Hold the (smart)phone: kids going mobile

·2-min read

About a third of Australian 12-year-olds have their own smartphone, and on average they were aged seven-and-a-half when they got their first.

The statistics come from a recent survey of parents which found a decreasing age at which kids are getting their first smartphone.

The polling by comparison site Finder questioned 1033 parents and promoted the use of pre-paid phone plans so that expenses don't get out of hand.

But what's the impact of smartphone use on young people?

Deakin University researcher Sharon Horwood has tried to decipher the relationship between people and their smartphones and the impact on wellbeing.

"Society has a history of panicking about the latest technologies and their potential effects on the young people who use them," she told a TEDx audience in July.

"We've been worried about video games, before that televisions, and before that radios, and before that even books. And none of those things have torn apart the fabric of society.

"Could problematic smartphone use just be the next iteration of social panic about the latest technology? The answer seems to be 'no'."

Dr Harwood's lengthy research has surveyed people aged 18 to 93 and surfaced multiple concerns about "problematic smartphone use", which can include dependence, craving and loss of control.

"It's not just the old people worrying about the kids and their computers," she said.

"We also found that problematic smartphone use was consistently higher in adults all the way through to age 40. So the idea or stereotype of the older generation worrying about or disapproving of the latest technology, didn't seem to hold up."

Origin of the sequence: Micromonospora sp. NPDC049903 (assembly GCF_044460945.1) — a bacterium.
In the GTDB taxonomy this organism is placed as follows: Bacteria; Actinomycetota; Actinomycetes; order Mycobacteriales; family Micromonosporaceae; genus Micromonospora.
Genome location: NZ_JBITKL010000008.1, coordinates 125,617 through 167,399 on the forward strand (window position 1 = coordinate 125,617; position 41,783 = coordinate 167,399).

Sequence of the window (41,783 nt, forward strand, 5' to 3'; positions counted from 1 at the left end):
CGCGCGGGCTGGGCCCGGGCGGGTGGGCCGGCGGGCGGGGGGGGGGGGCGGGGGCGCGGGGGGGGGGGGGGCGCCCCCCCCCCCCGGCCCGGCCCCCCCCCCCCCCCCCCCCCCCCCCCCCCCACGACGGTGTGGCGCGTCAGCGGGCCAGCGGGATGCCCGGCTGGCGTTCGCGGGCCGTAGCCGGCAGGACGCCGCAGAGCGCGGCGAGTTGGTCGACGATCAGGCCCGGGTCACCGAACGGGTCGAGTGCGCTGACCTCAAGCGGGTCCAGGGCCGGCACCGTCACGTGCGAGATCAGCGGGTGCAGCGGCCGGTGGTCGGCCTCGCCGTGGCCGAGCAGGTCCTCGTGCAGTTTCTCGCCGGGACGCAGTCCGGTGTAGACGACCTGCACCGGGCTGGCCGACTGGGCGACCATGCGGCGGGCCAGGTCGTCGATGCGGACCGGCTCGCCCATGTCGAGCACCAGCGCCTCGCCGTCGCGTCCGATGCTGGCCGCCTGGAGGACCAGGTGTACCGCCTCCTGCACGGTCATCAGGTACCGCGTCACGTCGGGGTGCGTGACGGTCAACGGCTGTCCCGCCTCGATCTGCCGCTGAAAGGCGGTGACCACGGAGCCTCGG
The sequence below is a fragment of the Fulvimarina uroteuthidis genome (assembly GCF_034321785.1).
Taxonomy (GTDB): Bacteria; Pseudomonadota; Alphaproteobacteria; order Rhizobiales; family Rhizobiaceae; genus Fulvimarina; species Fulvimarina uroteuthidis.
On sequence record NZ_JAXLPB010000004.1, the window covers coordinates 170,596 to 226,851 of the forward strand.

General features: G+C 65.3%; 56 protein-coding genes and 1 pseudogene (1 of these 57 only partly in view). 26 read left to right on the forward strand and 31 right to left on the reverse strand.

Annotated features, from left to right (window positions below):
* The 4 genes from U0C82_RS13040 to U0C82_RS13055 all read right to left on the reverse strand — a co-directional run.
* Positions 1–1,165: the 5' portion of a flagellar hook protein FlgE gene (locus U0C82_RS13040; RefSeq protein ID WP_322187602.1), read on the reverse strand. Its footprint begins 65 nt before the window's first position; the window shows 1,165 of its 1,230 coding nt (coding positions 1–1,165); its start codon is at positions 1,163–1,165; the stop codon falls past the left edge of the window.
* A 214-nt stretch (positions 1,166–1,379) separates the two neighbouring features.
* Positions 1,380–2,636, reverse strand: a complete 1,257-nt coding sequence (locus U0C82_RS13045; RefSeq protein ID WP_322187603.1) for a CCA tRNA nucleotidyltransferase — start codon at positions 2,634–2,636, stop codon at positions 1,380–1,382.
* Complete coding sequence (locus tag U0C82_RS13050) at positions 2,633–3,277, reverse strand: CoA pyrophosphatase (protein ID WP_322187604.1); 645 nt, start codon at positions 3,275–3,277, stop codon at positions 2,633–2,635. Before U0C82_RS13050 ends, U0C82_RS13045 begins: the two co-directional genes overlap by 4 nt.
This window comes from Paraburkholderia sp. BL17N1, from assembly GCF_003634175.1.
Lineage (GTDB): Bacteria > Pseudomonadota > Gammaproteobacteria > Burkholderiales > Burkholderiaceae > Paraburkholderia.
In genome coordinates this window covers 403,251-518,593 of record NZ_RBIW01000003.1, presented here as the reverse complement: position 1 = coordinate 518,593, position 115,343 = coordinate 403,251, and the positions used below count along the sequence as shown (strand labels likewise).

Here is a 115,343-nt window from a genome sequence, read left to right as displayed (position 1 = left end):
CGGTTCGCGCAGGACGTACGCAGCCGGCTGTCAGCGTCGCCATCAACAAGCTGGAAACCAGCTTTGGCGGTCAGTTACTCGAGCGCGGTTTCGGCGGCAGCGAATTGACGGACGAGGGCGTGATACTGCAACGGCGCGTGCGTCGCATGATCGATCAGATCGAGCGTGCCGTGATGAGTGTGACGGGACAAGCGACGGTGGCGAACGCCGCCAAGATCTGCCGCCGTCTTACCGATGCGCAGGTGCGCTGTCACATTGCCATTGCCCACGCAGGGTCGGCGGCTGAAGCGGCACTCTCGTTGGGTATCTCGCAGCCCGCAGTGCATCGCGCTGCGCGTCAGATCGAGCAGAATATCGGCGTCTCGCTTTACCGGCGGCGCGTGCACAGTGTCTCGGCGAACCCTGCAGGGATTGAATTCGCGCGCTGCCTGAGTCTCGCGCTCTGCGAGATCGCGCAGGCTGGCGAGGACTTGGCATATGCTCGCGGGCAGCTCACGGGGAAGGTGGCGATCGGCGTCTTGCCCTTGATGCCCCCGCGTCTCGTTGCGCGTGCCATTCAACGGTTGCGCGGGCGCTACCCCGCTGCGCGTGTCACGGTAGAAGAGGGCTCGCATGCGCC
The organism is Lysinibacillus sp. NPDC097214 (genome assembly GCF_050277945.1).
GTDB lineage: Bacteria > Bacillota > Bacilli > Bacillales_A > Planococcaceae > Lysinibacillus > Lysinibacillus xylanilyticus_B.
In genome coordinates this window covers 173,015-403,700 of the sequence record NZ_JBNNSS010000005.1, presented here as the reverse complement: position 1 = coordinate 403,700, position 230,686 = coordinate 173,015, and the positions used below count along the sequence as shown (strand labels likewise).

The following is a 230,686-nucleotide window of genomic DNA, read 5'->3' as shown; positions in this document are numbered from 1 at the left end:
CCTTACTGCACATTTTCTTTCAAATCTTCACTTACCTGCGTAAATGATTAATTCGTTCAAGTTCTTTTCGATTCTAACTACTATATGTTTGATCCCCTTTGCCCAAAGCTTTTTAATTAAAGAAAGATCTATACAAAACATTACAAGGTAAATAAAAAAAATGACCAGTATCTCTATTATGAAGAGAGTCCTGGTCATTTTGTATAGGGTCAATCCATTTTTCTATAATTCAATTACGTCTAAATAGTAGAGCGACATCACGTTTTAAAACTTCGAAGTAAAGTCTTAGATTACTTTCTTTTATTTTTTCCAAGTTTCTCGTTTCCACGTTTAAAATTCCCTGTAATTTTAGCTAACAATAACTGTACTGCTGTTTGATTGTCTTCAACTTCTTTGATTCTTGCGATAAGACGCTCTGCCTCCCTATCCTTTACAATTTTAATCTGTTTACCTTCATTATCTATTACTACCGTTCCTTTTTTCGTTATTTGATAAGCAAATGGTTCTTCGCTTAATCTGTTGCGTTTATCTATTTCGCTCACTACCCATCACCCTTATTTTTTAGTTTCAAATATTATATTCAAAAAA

Finder spokesman Angus Kidman said the reasons why children get smartphones varied.

"If they're taking a solo bus trip to school everyday, a mobile phone might give (parents) peace of mind that they're safe.

"Our kids see us use our smartphones for everything from streaming Netflix to paying for dinner, so it's no wonder that younger generations are becoming more dependent on technology."

Australia's top three states for under-12s with smartphones are NSW (45 per cent), Western Australia (35 per cent) and Victoria (30 per cent).

Dr Harwood said the benefits of smartphone technology are vast in areas including health and education, but warned that failure to regularly "disconnect" can have impacts such as lulls in happiness and decreased relationship satisfaction.

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